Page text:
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It appears that fiber-forming proteins are not an exclusive group but that, with appropriate conditions, many proteins can potentially aggregate and form fibrils; though only certain proteins, for example, amyloids and silks, do so under normal physiological conditions. Even so, this suggests a ubiquitous aggregation mechanism in which the protein environment is at least as important as the sequence. An ideal model system in which forced and natural aggregation has been observed is silk. Silks have evolved specifically to readily form insoluble ordered structures with a wide range of structural functionality. The animal, be it silkworm or spider, will produce, store, and transport high molecular weight proteins in a complex environment to eventually allow formation of silk fibers with a variety of mechanical properties. Here we review fiber formation and its prerequisites, and discuss the mechanism by which the animal facilitates and modulates silk assembly to achieve controlled protein aggregation.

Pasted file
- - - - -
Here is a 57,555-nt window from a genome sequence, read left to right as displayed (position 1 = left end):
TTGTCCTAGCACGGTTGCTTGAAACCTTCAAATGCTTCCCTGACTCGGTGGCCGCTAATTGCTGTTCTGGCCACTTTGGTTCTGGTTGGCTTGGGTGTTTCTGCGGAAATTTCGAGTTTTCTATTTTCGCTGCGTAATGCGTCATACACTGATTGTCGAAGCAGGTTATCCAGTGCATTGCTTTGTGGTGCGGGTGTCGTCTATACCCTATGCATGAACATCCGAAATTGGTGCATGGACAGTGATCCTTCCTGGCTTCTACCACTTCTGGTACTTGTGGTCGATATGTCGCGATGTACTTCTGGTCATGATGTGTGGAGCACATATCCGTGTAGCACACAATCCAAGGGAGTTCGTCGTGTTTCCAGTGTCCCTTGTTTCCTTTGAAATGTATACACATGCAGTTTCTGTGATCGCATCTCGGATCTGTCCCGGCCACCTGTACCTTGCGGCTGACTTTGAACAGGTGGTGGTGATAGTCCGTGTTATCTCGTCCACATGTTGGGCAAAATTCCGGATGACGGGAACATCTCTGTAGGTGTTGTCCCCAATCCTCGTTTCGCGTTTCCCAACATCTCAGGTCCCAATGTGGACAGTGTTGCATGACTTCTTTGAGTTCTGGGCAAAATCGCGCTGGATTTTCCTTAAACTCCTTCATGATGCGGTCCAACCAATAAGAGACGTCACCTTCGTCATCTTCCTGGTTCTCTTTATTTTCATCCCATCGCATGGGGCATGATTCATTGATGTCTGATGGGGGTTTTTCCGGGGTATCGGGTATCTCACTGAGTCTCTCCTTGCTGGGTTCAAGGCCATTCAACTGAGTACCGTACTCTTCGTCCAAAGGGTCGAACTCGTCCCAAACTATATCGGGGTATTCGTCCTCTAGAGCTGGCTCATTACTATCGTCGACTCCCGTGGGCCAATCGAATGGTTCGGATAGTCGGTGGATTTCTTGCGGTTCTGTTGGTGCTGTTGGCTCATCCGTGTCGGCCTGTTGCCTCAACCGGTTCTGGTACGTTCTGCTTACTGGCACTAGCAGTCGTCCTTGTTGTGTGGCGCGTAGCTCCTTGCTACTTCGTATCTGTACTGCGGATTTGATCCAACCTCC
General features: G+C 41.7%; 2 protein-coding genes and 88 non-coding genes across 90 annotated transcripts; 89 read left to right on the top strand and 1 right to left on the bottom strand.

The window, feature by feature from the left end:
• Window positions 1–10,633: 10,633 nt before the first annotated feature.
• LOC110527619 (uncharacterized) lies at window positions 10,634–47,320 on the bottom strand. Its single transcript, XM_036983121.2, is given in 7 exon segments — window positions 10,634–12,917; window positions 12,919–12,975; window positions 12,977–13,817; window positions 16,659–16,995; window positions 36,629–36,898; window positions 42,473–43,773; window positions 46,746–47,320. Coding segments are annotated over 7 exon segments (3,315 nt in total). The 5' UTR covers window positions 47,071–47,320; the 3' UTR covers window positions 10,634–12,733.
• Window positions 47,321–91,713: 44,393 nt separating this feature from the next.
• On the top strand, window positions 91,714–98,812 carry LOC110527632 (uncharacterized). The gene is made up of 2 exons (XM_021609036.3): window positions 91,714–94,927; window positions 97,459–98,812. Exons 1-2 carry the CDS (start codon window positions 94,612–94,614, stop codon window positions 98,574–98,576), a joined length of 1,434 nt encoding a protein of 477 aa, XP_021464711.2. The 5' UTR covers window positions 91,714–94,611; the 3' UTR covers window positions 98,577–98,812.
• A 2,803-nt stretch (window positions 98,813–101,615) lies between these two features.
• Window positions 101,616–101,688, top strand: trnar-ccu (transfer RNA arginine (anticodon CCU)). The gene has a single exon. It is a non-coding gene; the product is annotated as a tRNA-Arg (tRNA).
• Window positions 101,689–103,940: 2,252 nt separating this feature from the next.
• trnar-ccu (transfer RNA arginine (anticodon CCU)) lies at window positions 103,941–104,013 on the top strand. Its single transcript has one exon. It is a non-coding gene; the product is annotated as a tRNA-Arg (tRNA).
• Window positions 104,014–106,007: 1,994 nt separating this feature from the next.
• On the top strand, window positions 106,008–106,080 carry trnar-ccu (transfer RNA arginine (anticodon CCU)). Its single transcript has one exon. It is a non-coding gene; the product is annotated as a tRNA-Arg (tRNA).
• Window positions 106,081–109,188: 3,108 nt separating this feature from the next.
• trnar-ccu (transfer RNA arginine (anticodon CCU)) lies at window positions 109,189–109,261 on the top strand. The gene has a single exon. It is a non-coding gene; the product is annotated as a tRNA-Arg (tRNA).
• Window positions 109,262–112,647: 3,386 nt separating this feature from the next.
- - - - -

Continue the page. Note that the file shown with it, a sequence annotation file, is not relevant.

Original publication




Journal article


Adv Protein Chem

Publication Date





17 - 53


Animals, Protein Folding, Protein Structure, Secondary, Silk